Critical Mass Week 2010
The results of Critical Mass are in and the top 50 portfolios have been selected. This week, Lenscratch will explore some of the selected portfolios, starting with Mary Shannon Johnstone which follows this post.
After a pre-screening by a panel of 22 esteemed jurors, 175 photographers made it through the first round. A panel of over 200 jurors from all aspects of the photo world (including me) then reviewed the 175 portfolios and from our rankings, 50 were chosen. The 3 photographers with the most votes will receive a book award — Photolucida/Critical Mass will be announcing the lucky 3 in the coming weeks.
I think it’s important to take time to review the 50 portfolios and read the accompanying statements. The ability to write and communicate well is equally as important as the work. All of these projects have strong points of view–the photographers are story tellers as well as image makers. They are looking at important subjects: aging, faith, agriculture, humanity, war, the environment, and they are showing us ways of seeing the world that are unique and intelligently presented.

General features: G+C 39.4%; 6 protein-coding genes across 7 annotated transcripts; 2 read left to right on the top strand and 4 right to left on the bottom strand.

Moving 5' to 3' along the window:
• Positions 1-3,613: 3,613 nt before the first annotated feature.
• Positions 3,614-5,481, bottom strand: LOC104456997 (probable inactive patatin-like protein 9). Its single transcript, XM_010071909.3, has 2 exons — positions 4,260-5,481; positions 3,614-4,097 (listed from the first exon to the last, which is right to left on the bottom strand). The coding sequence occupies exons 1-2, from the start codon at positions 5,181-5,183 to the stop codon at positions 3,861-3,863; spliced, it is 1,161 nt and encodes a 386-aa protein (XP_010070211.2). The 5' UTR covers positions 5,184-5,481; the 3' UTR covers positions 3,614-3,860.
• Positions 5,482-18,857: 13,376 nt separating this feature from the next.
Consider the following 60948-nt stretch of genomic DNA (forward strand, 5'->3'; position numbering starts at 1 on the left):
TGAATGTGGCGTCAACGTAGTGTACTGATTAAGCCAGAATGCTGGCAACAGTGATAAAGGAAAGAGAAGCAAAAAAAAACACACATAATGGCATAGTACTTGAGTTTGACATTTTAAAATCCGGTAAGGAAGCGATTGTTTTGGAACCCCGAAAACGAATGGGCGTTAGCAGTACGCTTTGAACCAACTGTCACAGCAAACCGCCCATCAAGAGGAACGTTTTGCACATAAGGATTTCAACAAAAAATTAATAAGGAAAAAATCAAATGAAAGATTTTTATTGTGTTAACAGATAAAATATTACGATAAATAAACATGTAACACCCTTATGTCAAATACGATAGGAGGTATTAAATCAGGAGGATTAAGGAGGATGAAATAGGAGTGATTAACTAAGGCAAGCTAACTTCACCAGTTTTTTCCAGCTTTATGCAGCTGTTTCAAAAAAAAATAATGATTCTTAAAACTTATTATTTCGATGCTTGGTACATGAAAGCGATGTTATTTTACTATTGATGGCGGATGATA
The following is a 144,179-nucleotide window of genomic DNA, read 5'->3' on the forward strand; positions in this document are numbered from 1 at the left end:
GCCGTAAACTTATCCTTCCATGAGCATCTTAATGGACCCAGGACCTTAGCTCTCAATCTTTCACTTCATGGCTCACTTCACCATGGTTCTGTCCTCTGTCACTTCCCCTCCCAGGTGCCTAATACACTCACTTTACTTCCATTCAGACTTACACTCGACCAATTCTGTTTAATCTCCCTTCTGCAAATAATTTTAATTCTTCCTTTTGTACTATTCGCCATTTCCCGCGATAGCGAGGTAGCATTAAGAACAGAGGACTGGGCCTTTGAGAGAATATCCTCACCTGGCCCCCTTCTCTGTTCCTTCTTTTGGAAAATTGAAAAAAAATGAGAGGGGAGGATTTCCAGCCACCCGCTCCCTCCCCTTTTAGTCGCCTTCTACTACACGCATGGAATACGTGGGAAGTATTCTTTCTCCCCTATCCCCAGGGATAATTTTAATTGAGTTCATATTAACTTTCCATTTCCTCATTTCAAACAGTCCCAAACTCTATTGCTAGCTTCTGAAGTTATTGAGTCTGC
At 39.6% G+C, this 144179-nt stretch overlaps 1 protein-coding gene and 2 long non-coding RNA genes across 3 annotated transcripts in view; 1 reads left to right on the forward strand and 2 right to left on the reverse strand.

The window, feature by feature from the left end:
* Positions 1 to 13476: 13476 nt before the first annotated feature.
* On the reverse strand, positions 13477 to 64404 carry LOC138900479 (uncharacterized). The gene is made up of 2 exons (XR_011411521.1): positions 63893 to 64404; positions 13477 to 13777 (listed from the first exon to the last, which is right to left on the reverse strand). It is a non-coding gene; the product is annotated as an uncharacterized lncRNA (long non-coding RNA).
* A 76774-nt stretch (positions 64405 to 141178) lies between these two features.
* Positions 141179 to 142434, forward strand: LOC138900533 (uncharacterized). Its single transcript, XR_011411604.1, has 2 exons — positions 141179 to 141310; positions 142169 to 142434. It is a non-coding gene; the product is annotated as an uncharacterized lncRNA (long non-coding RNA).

I have already featured some of my favorite projects on Lenscratch: Jamey Stillings’ masterful images of The Bridge at Hoover Dam, Thomas Allenman’s noir nod to Los Angeles with his series, Sunshine and Noir, Tom Chambers’ new series, Dreaming in Reverse, Jeff Sheng’s powerful series about Don’t Ask, Don’t Tell, Sam Comden’s Lost Hills series about California’s Central Valley, Manjari Sharma’s other worldly Shower series, Justine Reyes’ contemporary nod to timeless Still Lifes, Corinne Vionnet’s aggitated series of landmarks, Photo Opportunites, and Jessica Hines’ meaningful project, My Brother’s War.
Congratulations goes to:
Joseph O. Holmes
Mary Shannon Johnstone
Annie Marie Musselman
Pavel Maria Smejkal
S. Gayle Stevens
Amy Thompson Avishai
Kevin Van Aelst
Posts on Lenscratch may not be reproduced without the permission of the Lenscratch staff and the photographer.
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